Faith Intersections: Buddhism and Christianity
by Rev. Barbara Harris
What do a Buddhist and a Progressive Christian have in common? While both traditions have a vision of life beyond earthly existence (reincarnation for Buddhists and eternal life for Christians), the focus is on living consciously, moment to moment.
Christians are called to be the Christ-consciousness, while (Mahayana) Buddhists seek to ultimately realize the Bodhisattva, the “Perceiver of the cries of the world” or Kuan-Yin, with a thousand hands responding to the needs of the world. At the heart of both is transformation through relationship: Christians are called into deeper relationship with God, while Buddhists are called into relationship with all, to achieve oneness, and to transcend the illusion of separateness.
Both the Buddhist and the Christian are called to follow a path. While for the Buddhist the path leads to enlightenment, and for the Christian, salvation, for both the Buddhist and the Christian, to travel the path is to experience salvation. Marcus Borg points to this in The Heart of Christianity, when he says that for Christians salvation is not the goal; salvation is the path.
For the Buddhist, training the mind is so that one may become of one heart, desiring to alleviate the suffering of others: Compassion is not simply a warmth of heart toward the person before you; it is a sustained and practical determination to do whatever is necessary to help alleviate their suffering (Chodron, 2005). In other words, for the Buddhist, “Compassion is not true compassion unless it is active” (Rinpoche, 1994).
According to Marcus Borg, the heart of Jesus’ message was also compassion. As Borg explains in Meeting Jesus Again for the First Time, compassion means “to feel with.” Compassion thus means “feeling the feelings of somebody else” most commonly associated with “feeling the suffering of somebody else and being moved by that suffering to do something” (p. 47).
Furthermore, teachings of Jesus and the Buddha caution followers not to be “of the world,” to not be attached to status or wealth, which only brings unhappiness. The Buddha says, “Look on the world as a bubble; look on it as a mirage…the wise see through it, but not the immature” (The Dhammapada, 170). Christians are similarly told, “be not of the world” (John 17:14). “Do not store up for yourselves treasures on earth, where moth and rust consume and where thieves break in and steal…” (Matthew 6:20).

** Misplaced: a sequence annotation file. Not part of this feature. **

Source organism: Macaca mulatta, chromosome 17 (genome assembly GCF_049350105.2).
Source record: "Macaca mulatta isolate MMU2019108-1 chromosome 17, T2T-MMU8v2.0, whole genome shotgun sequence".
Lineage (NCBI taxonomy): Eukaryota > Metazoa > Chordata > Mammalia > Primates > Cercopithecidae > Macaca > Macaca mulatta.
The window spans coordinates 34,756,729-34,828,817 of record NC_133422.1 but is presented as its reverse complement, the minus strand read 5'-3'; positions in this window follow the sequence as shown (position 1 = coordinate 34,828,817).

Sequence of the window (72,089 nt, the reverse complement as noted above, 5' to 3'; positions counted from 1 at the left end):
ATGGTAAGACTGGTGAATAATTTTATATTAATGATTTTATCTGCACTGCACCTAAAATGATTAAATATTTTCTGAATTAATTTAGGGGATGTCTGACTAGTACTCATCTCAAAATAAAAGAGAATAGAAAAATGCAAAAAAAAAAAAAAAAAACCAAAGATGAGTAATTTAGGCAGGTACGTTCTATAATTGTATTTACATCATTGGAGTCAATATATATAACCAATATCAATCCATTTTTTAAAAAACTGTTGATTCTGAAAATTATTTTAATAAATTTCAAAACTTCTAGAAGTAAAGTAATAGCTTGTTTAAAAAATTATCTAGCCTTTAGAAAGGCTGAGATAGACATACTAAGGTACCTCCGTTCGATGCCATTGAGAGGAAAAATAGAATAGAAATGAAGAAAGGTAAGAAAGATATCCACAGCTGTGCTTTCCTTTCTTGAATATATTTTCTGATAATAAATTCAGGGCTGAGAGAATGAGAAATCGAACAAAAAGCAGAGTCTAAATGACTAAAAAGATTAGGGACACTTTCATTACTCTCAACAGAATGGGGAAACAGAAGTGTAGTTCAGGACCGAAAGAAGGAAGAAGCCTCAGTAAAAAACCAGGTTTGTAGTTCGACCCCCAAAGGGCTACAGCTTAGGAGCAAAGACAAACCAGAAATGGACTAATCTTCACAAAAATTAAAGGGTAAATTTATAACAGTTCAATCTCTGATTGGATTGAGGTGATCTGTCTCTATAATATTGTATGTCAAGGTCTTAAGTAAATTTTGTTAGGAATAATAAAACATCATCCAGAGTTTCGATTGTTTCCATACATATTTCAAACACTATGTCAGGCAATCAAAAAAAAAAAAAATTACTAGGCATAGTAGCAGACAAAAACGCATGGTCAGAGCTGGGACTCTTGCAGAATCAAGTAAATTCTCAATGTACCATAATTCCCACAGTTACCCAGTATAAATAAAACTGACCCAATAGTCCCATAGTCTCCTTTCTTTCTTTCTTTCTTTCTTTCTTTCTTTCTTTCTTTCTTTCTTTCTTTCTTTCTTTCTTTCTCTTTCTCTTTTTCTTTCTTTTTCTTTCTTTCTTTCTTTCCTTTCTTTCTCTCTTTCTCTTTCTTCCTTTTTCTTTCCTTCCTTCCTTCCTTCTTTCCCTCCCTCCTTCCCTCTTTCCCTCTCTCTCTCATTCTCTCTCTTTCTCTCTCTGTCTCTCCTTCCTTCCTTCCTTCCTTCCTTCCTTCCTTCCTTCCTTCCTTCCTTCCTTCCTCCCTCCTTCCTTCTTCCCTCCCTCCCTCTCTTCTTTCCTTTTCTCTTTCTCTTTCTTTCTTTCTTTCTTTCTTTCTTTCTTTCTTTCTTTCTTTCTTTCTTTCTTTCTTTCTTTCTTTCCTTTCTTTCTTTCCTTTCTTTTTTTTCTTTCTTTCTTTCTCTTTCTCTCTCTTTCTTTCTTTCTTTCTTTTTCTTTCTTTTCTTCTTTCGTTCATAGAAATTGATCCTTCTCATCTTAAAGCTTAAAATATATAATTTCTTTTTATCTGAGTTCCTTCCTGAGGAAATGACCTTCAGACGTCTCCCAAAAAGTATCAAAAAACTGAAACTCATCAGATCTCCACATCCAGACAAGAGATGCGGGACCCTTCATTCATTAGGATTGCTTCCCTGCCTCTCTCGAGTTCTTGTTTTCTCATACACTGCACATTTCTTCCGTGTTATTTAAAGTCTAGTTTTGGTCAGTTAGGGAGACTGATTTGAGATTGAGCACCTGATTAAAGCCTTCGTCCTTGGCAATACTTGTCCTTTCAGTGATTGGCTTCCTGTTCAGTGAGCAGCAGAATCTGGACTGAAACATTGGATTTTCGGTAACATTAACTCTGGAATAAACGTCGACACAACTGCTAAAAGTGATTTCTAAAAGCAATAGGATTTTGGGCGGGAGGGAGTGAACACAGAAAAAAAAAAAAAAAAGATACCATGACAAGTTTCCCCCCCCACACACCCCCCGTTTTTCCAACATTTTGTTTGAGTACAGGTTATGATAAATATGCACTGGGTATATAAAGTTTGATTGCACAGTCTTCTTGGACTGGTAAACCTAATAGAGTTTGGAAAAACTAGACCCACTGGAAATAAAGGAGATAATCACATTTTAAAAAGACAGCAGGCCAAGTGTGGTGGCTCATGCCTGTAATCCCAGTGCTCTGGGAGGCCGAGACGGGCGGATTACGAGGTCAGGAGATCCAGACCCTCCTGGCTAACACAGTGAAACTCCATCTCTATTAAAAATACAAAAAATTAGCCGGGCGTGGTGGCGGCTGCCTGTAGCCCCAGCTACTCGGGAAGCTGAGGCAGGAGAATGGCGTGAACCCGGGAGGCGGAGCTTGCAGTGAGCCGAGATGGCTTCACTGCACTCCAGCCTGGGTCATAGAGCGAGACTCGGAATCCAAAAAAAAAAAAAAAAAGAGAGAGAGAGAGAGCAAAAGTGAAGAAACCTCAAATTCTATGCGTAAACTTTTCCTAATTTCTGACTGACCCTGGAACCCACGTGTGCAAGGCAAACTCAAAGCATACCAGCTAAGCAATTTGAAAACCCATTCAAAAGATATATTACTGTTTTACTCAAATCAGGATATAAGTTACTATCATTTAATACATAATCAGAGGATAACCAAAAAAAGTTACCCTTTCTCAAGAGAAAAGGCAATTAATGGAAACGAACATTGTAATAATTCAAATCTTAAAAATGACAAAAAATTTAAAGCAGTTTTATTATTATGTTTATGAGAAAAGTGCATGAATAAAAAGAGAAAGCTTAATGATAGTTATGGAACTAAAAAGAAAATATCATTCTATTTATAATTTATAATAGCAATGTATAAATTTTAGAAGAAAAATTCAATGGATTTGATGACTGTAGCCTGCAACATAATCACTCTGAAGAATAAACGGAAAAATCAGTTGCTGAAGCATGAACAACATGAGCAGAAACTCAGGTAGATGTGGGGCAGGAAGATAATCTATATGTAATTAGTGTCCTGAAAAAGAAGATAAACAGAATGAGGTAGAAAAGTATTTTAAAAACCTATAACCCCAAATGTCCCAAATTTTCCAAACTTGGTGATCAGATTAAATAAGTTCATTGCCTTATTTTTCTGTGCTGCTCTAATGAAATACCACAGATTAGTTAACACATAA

Fundamental similarities are striking: Both Jesus and Buddha call their respective followers to thwart conventional culture. Christians are called to be part of the “alternative community of Jesus,” away from a “lordship of culture to the life of companionship with God,” says Borg. Such a journey transforms us into more compassionate beings, “into the likeness of Christ.” “Beholding the Spirit we are being changed into the likeness of Christ” (Borg, Meeting Jesus Again, p. 136).
According to Habito, “For Christians, spirituality is nothing other than a life of attunement to the Spirit (of God). Paying attention to one’s breathing in Zen is not simply a physical exercise that keeps one concentrated on one point, but the very abandonment of one’s total being to the breath of God, the here and now.”
The heart of being both a Buddhist and a Christian is the transformation of self and the world through divine union, living “the way” (Borg, The Heart of Christianity, p. 193; Easwaran, The Dhammapada, pp. 203-204).
As we come to know one another better, the distance between us shortens. The heart of interfaith is to explore more deeply who we are in relation to one another, so that we may become one awakened community on earth.
Borg, Marcus J. The Heart of Christianity. San Francisco: Harper, 2003.
Borg, Marcus J. Meeting Jesus Again for the First Time. San Francisco: Harper, 1994.
Chodron, Pema. No Time to Lose. Boston: Shambala Publications, 2005.
Easwaran, Eknath. The Dhammapada. Canada: Blue Mountain Center of Meditation, 2007.
Habito, Ruben L.F. Living Zen, Loving God. Boston: Wisdom Publications, 2004.
Rinpoche, Sogyal. The Tibetan Book of Living and Dying. San Francisco: Harper, 1994.